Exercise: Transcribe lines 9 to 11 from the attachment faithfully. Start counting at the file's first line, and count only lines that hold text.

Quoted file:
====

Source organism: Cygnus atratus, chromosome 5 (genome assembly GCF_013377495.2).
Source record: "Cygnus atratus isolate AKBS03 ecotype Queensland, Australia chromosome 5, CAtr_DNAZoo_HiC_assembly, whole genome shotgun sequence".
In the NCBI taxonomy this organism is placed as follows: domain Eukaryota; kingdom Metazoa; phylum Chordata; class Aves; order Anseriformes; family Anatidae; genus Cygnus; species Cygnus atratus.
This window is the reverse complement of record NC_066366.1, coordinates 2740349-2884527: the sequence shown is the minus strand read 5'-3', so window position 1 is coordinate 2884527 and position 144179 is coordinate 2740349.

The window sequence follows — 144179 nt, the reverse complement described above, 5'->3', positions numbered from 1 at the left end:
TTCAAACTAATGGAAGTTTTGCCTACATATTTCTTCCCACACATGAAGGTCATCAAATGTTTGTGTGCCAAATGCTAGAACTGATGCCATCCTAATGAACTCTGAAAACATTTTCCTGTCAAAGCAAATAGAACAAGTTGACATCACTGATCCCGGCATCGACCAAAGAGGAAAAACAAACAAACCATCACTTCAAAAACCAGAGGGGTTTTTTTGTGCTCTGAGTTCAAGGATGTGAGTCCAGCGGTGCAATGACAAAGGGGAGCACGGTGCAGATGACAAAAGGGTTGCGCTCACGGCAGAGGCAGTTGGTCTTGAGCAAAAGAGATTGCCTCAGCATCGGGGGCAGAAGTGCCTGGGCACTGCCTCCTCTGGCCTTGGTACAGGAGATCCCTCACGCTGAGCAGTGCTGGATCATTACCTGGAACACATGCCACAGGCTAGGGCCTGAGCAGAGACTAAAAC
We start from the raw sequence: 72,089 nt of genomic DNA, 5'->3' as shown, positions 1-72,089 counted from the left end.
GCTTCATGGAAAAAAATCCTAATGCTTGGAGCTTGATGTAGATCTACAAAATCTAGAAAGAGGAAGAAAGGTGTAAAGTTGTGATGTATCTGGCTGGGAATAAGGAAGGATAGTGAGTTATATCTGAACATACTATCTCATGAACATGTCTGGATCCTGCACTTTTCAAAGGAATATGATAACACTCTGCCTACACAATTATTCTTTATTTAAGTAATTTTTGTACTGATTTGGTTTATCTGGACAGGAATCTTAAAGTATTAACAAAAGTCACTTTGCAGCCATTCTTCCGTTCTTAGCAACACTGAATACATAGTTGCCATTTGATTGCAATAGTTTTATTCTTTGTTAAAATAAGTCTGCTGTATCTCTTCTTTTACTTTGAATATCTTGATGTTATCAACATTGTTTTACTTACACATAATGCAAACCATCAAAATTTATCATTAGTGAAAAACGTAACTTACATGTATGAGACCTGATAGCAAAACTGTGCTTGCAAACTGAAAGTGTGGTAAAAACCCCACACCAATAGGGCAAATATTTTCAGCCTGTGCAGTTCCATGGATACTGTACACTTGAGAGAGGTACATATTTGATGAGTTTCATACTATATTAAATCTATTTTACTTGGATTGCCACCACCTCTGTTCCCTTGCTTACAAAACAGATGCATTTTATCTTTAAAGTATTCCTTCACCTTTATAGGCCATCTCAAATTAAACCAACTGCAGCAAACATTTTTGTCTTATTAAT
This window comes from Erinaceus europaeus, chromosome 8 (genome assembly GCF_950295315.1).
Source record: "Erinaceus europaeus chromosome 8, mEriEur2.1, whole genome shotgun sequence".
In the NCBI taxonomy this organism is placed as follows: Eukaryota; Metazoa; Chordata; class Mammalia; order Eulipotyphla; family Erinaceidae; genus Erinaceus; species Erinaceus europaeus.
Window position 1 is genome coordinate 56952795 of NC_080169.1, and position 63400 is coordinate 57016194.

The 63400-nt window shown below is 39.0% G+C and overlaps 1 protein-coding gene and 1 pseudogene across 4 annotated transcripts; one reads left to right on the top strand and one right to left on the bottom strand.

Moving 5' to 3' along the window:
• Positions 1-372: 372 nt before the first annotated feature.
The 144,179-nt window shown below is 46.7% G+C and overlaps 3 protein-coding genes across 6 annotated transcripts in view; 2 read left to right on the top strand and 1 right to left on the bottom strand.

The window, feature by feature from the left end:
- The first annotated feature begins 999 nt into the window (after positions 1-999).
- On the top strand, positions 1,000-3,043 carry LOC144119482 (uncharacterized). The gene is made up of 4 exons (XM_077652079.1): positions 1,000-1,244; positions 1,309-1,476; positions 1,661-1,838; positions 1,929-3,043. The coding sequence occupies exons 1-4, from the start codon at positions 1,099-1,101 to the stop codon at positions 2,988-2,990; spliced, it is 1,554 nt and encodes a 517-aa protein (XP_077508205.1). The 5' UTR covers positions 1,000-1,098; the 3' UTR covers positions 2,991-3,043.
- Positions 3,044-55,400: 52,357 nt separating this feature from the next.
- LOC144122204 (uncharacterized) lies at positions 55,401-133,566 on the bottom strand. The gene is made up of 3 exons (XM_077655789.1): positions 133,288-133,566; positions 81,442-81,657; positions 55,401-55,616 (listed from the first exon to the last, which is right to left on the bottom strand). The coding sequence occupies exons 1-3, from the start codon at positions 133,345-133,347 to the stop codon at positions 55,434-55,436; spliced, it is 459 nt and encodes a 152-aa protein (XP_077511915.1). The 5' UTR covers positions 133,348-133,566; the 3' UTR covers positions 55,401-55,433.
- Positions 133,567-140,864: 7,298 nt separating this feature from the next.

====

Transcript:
This window comes from Erinaceus europaeus, chromosome 8 (genome assembly GCF_950295315.1).
Source record: "Erinaceus europaeus chromosome 8, mEriEur2.1, whole genome shotgun sequence".
In the NCBI taxonomy this organism is placed as follows: Eukaryota; Metazoa; Chordata; class Mammalia; order Eulipotyphla; family Erinaceidae; genus Erinaceus; species Erinaceus europaeus.